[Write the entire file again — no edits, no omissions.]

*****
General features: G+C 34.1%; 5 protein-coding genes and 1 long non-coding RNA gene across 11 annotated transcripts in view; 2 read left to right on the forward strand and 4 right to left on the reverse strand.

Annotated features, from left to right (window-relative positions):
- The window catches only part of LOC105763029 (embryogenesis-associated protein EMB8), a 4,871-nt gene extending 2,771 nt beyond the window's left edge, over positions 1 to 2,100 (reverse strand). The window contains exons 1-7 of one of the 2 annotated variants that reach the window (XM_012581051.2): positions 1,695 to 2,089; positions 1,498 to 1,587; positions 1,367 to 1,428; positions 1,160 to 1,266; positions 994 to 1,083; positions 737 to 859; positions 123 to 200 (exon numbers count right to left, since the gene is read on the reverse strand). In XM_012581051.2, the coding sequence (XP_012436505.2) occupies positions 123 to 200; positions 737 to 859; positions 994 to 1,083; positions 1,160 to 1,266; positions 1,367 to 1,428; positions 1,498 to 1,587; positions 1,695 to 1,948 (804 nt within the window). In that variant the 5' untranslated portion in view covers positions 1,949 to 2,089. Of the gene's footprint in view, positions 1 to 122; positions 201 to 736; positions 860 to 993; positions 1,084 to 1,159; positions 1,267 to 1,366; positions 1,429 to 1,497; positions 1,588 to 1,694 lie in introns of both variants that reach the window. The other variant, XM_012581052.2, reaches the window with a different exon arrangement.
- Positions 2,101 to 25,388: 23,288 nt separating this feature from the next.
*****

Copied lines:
General features: G+C 34.1%; 5 protein-coding genes and 1 long non-coding RNA gene across 11 annotated transcripts in view; 2 read left to right on the forward strand and 4 right to left on the reverse strand.

Annotated features, from left to right (window-relative positions):
- The window catches only part of LOC105763029 (embryogenesis-associated protein EMB8), a 4,871-nt gene extending 2,771 nt beyond the window's left edge, over positions 1 to 2,100 (reverse strand). The window contains exons 1-7 of one of the 2 annotated variants that reach the window (XM_012581051.2): positions 1,695 to 2,089; positions 1,498 to 1,587; positions 1,367 to 1,428; positions 1,160 to 1,266; positions 994 to 1,083; positions 737 to 859; positions 123 to 200 (exon numbers count right to left, since the gene is read on the reverse strand). In XM_012581051.2, the coding sequence (XP_012436505.2) occupies positions 123 to 200; positions 737 to 859; positions 994 to 1,083; positions 1,160 to 1,266; positions 1,367 to 1,428; positions 1,498 to 1,587; positions 1,695 to 1,948 (804 nt within the window). In that variant the 5' untranslated portion in view covers positions 1,949 to 2,089. Of the gene's footprint in view, positions 1 to 122; positions 201 to 736; positions 860 to 993; positions 1,084 to 1,159; positions 1,267 to 1,366; positions 1,429 to 1,497; positions 1,588 to 1,694 lie in introns of both variants that reach the window. The other variant, XM_012581052.2, reaches the window with a different exon arrangement.
- Positions 2,101 to 25,388: 23,288 nt separating this feature from the next.